Ffoeg and Nebulous like this.
  10. youngoldbloke

    youngoldbloke The older I get, the faster I used to be ...

    Is this a serious post? I object to being labelled a lazy fecker.
  11. jowwy

    jowwy The bearded Powerhouse

    I have reported the post
    lazybloke and numbnuts like this.
  12. Banjo

    Banjo Fuelled with Jelly Babies

    South Wales
    Crankarm is entitled to his opinion so I don't see why he should be reported.

    I don't agree with the post but that's the nature of a forum isn't it ?

    I would love to see less cars and more ebikes. I suspect many ebikers would otherwise use public transport but are attracted to the freedom of travelling where and when they wish to compared to the drudgery of timetables and cancellations on buses and trains.
  13. Crackle

    Crackle Squatter

    I think that's key. E-bikes potentially appeal to a completely different demographic and any resistance within the cycling community to their uptake and use kinda misses the point.
    jowwy likes this.
  14. IanSmithCSE

    IanSmithCSE Senior Member

    Good morning,

    This is a bit of misreporting, but not by too much. :-)

    The cycle to work scheme has never had a £1,000 limit.

    The way that it is structured means that whatever the current equivalent of a consumer credit licence is needed if the bike (and accessories) comes in over £1,000 and most employers don't have one.

    The update clarifies but does not change the position that third parties that have the relevant licence can offer more expensive packages on the employers behalf.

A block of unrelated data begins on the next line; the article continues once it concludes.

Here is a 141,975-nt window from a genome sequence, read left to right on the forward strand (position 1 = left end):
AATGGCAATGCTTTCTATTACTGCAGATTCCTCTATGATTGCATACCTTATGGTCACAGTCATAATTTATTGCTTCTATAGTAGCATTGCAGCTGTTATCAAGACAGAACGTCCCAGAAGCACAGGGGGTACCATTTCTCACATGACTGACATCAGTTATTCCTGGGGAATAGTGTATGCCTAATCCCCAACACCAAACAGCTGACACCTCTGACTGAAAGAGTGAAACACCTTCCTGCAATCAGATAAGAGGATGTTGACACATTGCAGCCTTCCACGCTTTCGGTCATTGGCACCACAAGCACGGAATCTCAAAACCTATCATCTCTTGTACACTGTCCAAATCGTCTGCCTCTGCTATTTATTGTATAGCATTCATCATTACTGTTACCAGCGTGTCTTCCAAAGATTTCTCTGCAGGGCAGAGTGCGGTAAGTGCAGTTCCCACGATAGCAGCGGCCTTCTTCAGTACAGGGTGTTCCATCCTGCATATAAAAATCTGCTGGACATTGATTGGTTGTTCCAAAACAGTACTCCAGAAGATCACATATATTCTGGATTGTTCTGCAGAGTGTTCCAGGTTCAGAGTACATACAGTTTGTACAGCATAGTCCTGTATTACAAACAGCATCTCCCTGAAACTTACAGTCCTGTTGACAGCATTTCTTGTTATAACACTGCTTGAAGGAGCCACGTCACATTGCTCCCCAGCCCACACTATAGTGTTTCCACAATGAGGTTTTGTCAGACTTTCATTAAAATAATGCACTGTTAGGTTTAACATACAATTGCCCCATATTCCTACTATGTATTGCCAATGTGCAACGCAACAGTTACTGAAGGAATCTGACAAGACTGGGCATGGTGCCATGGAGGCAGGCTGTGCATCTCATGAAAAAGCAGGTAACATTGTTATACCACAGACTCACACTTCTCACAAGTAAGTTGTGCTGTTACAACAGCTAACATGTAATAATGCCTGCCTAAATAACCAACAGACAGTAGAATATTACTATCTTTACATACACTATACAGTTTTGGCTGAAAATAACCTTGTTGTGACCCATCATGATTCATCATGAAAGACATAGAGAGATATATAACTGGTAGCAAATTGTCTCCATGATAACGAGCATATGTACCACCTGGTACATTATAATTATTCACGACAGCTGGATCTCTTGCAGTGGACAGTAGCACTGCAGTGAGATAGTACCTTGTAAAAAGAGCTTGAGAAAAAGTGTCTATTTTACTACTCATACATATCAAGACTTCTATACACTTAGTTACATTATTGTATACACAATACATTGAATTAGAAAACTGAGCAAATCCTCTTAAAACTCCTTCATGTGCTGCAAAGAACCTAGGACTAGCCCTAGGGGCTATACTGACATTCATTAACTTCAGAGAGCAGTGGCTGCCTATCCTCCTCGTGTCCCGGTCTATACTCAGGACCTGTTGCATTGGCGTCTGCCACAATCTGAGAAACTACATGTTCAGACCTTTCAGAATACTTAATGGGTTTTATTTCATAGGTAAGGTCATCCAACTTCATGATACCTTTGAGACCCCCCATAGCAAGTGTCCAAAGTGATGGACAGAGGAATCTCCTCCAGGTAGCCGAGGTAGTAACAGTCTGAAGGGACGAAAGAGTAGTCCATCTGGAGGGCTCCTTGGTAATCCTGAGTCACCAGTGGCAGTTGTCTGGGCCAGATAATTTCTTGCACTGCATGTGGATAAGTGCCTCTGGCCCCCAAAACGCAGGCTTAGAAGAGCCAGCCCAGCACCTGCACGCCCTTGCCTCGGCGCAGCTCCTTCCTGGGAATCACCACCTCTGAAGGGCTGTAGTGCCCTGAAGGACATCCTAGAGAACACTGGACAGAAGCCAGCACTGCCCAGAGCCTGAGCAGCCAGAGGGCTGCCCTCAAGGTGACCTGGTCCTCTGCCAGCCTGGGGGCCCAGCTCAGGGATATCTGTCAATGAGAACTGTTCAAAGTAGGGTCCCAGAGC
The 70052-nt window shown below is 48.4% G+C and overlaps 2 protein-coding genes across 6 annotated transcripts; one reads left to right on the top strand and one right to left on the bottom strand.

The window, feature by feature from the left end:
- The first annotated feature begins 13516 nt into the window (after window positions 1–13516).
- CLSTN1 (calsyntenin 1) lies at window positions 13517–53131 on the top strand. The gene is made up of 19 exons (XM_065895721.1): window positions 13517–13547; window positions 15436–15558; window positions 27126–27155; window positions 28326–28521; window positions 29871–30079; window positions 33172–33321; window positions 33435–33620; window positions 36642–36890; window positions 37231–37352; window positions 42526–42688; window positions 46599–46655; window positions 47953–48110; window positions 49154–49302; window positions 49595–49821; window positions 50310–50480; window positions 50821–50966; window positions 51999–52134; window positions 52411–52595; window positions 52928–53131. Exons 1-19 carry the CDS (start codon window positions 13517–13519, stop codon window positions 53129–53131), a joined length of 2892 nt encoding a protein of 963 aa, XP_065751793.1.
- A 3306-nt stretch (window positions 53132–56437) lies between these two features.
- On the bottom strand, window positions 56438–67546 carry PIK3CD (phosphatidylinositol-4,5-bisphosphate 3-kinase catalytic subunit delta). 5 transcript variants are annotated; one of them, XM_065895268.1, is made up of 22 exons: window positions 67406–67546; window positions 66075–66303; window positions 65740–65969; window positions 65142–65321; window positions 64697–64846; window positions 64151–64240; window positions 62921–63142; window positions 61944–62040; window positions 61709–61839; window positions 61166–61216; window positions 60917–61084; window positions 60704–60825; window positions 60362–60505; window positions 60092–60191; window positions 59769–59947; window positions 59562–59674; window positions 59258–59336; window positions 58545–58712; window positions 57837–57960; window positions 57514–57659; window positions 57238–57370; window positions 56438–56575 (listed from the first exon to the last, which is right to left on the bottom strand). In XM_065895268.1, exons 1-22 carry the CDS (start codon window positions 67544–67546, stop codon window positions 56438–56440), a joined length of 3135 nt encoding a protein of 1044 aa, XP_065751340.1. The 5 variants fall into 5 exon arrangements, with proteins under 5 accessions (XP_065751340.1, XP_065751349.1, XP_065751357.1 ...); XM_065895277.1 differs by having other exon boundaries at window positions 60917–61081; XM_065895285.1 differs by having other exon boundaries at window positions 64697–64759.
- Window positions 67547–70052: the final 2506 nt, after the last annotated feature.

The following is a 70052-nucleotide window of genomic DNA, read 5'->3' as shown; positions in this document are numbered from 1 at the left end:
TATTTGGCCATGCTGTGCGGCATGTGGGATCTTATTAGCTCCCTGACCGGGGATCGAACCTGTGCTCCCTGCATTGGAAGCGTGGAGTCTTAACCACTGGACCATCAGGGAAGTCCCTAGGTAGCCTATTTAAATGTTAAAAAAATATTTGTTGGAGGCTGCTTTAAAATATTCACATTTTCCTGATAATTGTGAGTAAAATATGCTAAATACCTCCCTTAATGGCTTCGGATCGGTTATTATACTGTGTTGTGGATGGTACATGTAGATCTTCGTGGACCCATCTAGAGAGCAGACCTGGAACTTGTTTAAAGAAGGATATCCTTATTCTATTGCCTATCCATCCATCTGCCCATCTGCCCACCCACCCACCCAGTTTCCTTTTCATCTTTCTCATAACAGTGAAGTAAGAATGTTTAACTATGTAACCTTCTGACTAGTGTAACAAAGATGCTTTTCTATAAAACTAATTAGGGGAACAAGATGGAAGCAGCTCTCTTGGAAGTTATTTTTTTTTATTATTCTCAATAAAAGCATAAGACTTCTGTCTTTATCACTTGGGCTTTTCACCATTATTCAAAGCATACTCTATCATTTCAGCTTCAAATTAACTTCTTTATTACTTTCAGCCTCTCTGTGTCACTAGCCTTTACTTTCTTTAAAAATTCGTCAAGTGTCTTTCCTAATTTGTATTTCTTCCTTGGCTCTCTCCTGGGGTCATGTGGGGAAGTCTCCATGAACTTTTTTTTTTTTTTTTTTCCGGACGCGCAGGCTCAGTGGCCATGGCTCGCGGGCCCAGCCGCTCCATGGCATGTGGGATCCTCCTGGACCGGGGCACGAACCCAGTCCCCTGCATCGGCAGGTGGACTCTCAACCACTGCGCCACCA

So if an employer couldn't offer it on Friday then he can't offer it today.

    Part of the reason for the lack of clarity may be that C2W was never intended to allow people to by the racer of their dreams and commute 2 miles to work each day! :-)

    I would worry as the value of the equipment goes up as the issue of what happens when you leave the employer hasn't changed, the scheme ends.

    Fine if it is a £300 bike and you have to find £60, but what if you have a £3,000 ebike and have to find £1,000?

    I am not too up on early termination of C2W as there are various options, but returning the bike and walking away is not often an option, I understand that some companies now have bike pools, but would they want the ebike in the pool.

    The other risk is that the finance provider may value the bike more highly at the end of the period, so if you want to keep it you may have to pay more than an employer run scheme where just getting rid of the bike is the objective.


    Last edited: 11 Jun 2019
  15. CXRAndy

    CXRAndy Veteran

    My wife got reasonably fit, to the point she could cycle 40 miles. Unfortunately she has a few medical issues which have knocked her abilities. An Ebike would allow her to get back upto decent mileage without making her issues flare up. So ebikes they have uses.